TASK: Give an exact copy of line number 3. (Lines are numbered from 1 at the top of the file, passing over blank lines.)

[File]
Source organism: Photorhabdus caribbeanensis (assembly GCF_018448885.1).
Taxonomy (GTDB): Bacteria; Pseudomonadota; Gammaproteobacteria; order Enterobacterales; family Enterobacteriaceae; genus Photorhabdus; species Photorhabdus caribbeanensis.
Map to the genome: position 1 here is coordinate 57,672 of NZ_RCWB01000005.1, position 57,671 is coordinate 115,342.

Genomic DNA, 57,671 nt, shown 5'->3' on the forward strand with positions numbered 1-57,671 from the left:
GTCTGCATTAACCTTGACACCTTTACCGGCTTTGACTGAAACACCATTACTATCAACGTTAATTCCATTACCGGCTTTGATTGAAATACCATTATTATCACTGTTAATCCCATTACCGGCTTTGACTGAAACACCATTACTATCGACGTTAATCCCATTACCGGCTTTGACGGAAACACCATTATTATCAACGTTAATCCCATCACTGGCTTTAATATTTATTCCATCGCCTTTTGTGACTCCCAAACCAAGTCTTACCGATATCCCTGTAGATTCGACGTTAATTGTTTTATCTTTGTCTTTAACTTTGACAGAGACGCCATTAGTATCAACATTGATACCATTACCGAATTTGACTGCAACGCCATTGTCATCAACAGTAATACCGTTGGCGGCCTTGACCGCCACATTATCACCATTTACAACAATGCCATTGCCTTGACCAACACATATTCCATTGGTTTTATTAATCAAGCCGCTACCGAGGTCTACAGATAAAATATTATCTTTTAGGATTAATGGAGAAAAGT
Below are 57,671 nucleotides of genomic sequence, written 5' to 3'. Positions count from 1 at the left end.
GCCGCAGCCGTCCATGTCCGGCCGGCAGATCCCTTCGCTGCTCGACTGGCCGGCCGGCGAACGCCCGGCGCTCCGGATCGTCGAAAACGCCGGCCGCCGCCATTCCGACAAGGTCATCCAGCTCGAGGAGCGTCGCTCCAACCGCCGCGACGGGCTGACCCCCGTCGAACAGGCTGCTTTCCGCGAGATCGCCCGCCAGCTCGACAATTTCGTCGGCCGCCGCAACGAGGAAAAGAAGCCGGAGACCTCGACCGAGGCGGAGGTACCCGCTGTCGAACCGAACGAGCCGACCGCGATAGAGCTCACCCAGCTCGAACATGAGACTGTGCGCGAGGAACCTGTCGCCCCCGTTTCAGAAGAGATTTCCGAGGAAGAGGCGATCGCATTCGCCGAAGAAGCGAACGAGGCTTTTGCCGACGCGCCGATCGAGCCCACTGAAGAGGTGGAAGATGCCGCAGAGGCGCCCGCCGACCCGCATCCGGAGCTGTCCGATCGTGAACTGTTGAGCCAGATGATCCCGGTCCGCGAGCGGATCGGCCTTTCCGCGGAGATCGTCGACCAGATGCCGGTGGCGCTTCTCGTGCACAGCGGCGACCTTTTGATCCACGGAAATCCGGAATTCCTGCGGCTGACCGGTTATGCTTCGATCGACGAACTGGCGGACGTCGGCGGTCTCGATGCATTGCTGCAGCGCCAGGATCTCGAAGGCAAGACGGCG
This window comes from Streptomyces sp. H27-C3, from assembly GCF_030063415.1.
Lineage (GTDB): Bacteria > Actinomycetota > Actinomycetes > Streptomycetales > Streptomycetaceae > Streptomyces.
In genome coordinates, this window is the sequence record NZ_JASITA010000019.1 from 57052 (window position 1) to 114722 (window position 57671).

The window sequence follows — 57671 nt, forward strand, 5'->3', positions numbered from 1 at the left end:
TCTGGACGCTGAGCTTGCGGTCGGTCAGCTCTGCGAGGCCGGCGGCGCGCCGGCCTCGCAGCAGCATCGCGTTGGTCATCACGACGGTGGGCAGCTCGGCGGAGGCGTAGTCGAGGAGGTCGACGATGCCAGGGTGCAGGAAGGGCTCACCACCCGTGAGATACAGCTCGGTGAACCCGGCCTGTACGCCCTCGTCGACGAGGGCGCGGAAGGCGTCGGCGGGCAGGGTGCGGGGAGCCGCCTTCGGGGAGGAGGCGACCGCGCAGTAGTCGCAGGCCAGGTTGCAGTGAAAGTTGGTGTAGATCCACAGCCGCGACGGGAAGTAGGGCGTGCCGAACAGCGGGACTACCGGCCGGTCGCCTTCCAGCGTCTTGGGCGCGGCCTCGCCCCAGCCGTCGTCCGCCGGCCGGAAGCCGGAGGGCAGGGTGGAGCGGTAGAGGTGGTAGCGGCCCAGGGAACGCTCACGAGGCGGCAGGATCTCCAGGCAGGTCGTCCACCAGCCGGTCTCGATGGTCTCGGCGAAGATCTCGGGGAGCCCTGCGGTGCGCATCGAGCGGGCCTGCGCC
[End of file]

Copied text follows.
Map to the genome: position 1 here is coordinate 57,672 of NZ_RCWB01000005.1, position 57,671 is coordinate 115,342.